Why I voted for Gary Johnson

Over the last few months I’ve read many posts and arguments about why libertarians should vote for Mitt Romney. None of them really spoke to the core libertarian beliefs of libertarians, which is the advancement of individual sovereignty and free markets. Of course, my conservative friends making these arguments never really spoke to how a Romney/Ryan ticket would advance those beliefs. The argument was almost exclusively along the lines of how badly Barack Obama has been as president.

Based on the numbers from David Kirby at the Cato Institute, Romney will take some 70% of libertarian-minded voters. Many of my libertarian friends are casting their ballots for Romney. Though I may disagree with them, I understand why and respect them.

Look, I don’t disagree that President Obama has been bad for the country. The national debt has skyrockted by more than $5.5 trillion, passed a terrible health care law, and he has expanded executive power. Nearly every step Obama has taken to “help” the economy and create jobs has hampered businesses. Moreover, the tax hikes that he wants to pass, which would marginally lower the deficit over the long-term, are among the things keeping employers from investing or hiring. Passing these tax hikes in the phony notion of “fairness” would almost certainly lead to another economic downturn.

The damage to the economy during Obama’s presidency are points that we’ve been over countless times. But there are other parts of his first-term agenda that need to attention.

And while this is hard to imagine, Obama has actually been worse than George W. Bush on civil liberties. Just last year, Obama signed the National Defense Authorization Act (NDAA), which contained a provision that would allow for the indefinite detention of anyone merely suspected of terrorism. Because of its ambiguity, this provision could be interpreted by courts to include American citizens, stripping them of habeas corpus and their right to due process, both of which are guaranteed by the Constitution. And despite promises during the 2008 campaign, Obama hasn’t increased transparency in his administration. In fact, his administration has targeted whistleblowers. And sadly, this is only scratching the surface. There is so much more than could be said.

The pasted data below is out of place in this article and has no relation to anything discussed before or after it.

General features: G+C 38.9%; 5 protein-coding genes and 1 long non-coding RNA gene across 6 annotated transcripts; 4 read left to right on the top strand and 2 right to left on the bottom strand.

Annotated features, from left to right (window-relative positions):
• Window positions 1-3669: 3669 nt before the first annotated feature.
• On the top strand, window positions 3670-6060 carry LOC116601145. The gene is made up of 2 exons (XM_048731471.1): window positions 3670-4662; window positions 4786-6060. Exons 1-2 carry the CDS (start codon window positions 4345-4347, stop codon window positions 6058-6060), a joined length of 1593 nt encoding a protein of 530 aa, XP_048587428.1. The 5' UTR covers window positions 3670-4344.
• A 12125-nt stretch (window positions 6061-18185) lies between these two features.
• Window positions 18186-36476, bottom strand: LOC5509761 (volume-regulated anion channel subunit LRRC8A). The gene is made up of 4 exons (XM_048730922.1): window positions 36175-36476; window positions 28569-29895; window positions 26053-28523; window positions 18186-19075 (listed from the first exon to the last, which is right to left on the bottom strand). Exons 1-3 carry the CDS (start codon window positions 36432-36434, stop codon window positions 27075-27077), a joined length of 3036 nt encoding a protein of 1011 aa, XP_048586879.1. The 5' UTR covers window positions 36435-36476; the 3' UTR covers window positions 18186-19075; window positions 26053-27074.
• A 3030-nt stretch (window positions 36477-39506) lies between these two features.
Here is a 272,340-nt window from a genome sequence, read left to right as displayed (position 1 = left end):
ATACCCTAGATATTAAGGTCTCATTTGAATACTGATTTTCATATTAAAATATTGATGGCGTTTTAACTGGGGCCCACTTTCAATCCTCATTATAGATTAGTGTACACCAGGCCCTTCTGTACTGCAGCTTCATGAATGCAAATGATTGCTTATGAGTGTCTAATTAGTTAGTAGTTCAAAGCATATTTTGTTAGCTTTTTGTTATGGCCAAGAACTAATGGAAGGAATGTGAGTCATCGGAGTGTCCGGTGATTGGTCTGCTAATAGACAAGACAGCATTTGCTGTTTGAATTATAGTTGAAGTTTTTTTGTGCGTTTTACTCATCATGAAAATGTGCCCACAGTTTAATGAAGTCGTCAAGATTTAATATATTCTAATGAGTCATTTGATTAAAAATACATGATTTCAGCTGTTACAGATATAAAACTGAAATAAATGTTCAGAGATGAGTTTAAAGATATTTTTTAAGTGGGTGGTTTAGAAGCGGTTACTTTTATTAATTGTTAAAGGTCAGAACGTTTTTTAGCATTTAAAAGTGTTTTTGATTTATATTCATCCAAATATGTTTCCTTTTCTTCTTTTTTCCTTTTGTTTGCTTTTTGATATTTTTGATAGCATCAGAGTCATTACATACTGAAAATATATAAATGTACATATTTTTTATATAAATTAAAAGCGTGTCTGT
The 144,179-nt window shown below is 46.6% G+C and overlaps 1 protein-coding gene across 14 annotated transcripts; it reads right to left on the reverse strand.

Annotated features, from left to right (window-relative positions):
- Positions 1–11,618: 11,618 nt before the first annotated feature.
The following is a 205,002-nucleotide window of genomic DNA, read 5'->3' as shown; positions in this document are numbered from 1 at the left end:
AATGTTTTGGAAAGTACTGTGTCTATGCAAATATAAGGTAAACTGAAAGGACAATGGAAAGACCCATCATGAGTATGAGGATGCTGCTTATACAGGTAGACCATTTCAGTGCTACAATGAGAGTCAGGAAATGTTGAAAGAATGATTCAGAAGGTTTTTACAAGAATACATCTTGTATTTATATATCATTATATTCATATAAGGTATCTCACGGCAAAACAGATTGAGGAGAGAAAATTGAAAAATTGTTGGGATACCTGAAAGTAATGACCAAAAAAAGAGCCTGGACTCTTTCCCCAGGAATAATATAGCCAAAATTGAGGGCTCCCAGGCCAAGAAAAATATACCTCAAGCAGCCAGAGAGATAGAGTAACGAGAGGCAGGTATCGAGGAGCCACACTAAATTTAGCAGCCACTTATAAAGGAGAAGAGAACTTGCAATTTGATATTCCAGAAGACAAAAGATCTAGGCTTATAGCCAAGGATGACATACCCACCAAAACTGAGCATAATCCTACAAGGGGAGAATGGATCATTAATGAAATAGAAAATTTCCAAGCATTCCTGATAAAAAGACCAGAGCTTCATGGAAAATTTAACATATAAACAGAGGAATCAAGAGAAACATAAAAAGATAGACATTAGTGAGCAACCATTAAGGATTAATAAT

And then there is Operation Fast and Furious and the Benghazi cover-up. In the former, the ATF, which falls under the oversight of the Justice Department, allowed thousands of firearms and munitions across the border with Mexico and into the hands of that country’s most violent drug cartels. As a result, 200 people were killed with weapons connected to the operation, including Brian Terry, a US Border Patrol agent. When Attorney General Eric Holder was being investigated by the House Oversight Committee, President Obama expanded “executive privilege” to conceal thousands documents related to Operation Fast and Furious.

During the most recent scandal, Obama and many members of his administration insisted that the attack on the United States consulate in Benghazi was a result of an anti-Muslim video posted on YouTube. They knew that such an incident could be damaging to Obama’s foreign policy credibility, especially since Libya was supposed to be more friendly to the United States after Muammar Gaddafi was overthrown.By the way, our involvement in Libya was a direct affront to War Powers Resolution, which requires congressionial approval for military action. More on that later.

Despite the fact that intelligence officials knew within 24 hours that the attack was the work of Islamic militants, administration officials — including UN Ambassador Susan Rice — insisted that the attack was a “spontaneous” protest gone awry. It took eight days for the Obama Administration to admit that it was a terrorist attack. And in the nearly two month since the attack, President Obama has been less than forthcoming on details about the lack of security at the consulate, despite requests for an increased presence.

After reading this, you may be thinking that former Massachusetts Gov. Mitt Romney is the way to go. You’d be wrong. While I can understand why many of my libertarian friends will cast their ballot for Romney, I’m not among them. Why? He doesn’t seem to have any core beliefs. Call me crazy, but when I cast my ballot for someone, I’d like to know where they stand on the issues of the day. Romney has shown me time and time again that he’ll say whatever will get him elected.